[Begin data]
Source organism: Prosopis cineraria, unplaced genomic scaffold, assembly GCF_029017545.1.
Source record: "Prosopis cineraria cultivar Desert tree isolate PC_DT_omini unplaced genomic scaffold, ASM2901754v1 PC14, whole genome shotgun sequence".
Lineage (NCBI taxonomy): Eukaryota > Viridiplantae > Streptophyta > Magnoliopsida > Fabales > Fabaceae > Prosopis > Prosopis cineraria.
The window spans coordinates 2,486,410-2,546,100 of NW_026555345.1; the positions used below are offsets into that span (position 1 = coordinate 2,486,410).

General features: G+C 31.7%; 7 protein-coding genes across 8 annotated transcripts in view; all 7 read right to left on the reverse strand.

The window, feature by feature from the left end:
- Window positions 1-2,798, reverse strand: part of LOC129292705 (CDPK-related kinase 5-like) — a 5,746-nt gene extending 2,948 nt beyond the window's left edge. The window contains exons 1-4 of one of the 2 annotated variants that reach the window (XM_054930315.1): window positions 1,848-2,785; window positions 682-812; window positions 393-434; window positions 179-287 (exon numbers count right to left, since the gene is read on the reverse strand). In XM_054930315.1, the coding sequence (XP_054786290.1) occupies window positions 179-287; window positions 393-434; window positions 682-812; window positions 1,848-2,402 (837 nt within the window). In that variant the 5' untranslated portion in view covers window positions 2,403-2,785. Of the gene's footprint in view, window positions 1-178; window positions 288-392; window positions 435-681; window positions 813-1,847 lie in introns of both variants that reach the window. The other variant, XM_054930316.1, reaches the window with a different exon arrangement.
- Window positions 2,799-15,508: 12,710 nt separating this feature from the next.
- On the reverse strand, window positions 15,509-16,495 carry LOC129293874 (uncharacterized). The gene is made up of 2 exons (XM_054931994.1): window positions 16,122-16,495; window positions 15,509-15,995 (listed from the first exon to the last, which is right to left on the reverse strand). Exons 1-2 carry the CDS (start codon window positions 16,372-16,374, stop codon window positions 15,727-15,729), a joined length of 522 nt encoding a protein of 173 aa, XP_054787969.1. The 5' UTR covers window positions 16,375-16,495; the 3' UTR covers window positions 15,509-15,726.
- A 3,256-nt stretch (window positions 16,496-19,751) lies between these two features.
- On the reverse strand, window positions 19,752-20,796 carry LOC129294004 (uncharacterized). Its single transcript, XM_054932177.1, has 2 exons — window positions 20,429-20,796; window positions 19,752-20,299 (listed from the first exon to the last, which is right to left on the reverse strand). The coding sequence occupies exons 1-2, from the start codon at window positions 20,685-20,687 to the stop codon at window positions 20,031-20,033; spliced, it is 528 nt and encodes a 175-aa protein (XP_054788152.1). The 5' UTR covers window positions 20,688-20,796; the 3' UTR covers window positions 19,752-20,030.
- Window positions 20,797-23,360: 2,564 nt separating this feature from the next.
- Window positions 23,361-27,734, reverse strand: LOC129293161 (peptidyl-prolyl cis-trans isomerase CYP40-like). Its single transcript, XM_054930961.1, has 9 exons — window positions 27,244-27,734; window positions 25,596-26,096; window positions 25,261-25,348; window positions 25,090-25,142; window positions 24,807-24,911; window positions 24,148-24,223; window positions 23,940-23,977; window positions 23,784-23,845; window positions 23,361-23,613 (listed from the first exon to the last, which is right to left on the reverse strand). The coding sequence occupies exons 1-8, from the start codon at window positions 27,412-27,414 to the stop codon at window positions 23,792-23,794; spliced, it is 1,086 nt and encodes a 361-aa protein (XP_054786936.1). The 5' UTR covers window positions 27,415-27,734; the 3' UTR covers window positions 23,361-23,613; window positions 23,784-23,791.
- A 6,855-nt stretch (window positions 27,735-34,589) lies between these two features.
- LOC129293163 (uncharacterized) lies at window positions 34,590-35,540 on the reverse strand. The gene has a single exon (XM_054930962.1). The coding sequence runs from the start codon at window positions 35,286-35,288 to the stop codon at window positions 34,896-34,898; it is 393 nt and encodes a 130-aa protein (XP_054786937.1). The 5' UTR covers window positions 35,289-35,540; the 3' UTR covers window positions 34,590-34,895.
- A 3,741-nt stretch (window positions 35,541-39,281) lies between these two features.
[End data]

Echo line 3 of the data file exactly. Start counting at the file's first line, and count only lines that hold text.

Lineage (NCBI taxonomy): Eukaryota > Viridiplantae > Streptophyta > Magnoliopsida > Fabales > Fabaceae > Prosopis > Prosopis cineraria.